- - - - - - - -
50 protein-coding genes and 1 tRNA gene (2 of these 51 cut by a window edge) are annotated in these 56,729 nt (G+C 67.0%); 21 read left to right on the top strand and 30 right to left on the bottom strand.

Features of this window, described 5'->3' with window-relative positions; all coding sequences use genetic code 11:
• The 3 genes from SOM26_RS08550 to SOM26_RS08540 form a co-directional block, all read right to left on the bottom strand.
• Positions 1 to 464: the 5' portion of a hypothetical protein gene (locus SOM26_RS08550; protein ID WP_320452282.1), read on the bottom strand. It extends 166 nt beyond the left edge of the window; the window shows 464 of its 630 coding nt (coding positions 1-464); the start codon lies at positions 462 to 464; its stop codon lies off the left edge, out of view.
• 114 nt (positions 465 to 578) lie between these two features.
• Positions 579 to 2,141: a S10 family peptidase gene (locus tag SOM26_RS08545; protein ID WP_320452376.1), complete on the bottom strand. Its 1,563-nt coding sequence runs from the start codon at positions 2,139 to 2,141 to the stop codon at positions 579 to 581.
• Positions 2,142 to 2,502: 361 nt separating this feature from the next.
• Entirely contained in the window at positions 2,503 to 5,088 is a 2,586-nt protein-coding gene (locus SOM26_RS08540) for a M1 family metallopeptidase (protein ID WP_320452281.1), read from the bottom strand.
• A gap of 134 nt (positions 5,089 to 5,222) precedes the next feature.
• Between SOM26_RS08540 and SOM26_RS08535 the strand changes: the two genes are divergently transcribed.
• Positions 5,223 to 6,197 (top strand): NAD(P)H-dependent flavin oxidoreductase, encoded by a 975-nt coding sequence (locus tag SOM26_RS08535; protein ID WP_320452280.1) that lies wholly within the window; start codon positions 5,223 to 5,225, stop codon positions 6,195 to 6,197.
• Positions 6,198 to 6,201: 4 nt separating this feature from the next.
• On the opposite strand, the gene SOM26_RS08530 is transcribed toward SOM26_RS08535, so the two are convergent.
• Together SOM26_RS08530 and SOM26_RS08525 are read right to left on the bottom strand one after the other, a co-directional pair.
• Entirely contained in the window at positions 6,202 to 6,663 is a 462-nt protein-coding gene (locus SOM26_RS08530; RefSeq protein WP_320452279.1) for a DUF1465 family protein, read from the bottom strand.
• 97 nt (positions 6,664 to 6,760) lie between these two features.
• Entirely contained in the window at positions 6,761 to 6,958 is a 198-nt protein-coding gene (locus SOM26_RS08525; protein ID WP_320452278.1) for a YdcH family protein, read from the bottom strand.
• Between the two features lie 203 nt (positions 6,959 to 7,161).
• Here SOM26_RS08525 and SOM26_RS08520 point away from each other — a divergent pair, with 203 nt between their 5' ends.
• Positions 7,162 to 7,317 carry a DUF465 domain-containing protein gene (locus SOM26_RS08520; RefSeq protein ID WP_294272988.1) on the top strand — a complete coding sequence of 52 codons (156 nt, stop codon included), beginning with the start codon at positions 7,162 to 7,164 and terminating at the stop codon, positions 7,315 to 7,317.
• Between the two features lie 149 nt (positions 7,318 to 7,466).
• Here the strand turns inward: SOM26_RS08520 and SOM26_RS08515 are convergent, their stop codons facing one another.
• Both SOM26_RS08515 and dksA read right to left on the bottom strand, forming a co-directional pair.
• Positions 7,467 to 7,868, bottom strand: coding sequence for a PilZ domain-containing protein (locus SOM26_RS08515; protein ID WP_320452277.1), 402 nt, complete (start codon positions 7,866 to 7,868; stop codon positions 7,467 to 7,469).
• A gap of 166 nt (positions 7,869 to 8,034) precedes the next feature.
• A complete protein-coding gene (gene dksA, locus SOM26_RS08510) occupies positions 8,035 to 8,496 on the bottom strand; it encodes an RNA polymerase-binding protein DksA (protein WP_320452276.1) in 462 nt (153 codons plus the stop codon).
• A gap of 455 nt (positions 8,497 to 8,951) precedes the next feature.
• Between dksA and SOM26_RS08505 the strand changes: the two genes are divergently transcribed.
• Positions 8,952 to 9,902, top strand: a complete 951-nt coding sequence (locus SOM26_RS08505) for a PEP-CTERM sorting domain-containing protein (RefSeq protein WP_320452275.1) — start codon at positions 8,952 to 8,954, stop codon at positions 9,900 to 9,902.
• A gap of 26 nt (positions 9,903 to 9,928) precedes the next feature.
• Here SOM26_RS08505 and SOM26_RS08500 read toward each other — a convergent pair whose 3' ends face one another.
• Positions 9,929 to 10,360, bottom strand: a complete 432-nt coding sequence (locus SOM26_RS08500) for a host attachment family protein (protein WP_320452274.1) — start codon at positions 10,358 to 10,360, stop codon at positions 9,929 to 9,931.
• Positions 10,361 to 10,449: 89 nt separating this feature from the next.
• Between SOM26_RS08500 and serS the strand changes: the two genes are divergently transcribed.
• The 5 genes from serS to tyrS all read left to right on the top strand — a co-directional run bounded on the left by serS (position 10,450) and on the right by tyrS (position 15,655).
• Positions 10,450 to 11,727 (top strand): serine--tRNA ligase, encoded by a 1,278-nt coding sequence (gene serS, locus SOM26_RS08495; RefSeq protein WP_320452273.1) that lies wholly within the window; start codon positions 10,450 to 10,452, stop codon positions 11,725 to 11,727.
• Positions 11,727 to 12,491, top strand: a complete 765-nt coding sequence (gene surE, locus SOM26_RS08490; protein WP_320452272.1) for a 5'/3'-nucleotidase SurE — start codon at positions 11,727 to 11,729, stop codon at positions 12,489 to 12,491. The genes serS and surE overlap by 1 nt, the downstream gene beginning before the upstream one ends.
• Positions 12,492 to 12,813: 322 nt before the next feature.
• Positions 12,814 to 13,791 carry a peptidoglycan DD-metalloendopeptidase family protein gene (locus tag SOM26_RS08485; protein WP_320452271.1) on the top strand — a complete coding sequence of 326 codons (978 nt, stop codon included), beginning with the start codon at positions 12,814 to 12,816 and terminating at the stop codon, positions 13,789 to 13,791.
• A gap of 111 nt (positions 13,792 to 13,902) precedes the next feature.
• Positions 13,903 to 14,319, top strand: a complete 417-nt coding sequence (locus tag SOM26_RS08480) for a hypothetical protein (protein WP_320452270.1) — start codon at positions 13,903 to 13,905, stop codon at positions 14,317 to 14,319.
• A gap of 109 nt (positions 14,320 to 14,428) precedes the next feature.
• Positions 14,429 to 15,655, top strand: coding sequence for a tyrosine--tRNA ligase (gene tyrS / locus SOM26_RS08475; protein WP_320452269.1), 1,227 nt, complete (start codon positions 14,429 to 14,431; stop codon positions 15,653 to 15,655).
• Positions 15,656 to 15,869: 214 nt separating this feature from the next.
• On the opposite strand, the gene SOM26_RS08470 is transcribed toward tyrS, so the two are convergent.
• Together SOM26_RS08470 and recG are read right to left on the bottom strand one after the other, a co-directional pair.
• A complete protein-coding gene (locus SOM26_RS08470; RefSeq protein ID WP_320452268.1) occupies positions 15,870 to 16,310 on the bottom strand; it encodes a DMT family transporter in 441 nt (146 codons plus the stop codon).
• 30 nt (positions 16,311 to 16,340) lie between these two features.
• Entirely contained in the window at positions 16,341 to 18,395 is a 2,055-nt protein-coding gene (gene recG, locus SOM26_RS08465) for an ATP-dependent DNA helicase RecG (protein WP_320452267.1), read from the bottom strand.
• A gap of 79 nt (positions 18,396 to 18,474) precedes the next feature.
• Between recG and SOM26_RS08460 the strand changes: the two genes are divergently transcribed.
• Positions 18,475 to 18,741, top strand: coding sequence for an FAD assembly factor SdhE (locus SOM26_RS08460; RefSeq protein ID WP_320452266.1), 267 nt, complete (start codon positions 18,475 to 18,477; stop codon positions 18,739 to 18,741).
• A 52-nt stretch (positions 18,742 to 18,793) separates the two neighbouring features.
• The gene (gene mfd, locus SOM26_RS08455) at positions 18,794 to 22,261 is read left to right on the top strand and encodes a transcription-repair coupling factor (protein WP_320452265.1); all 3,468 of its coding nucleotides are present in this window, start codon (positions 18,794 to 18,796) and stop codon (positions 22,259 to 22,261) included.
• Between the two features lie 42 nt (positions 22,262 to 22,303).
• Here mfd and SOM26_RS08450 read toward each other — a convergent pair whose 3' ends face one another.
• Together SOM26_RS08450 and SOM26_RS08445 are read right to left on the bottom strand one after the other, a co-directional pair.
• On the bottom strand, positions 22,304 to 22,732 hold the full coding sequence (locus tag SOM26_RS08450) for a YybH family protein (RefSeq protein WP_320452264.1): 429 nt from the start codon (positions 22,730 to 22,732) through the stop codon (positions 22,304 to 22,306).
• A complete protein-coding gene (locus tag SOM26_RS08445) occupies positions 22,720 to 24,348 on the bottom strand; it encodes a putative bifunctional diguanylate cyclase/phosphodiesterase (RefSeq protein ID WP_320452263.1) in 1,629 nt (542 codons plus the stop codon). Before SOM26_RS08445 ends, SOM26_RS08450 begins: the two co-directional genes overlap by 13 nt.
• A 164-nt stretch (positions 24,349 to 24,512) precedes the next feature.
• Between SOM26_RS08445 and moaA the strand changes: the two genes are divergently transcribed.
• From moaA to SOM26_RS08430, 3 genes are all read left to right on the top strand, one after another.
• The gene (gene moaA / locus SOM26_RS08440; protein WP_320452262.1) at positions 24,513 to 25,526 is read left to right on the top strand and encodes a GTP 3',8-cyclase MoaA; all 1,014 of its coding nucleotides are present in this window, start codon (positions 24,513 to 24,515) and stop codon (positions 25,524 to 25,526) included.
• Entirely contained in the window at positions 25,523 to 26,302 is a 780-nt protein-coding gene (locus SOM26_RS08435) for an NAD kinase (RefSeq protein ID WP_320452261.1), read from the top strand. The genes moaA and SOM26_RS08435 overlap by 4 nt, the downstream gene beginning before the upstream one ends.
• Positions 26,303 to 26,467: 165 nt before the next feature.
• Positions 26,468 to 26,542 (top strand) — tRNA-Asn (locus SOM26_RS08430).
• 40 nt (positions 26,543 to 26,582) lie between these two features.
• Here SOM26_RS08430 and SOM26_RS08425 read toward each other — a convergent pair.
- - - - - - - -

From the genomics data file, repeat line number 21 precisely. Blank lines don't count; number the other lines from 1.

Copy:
• Between the two features lie 149 nt (positions 7,318 to 7,466).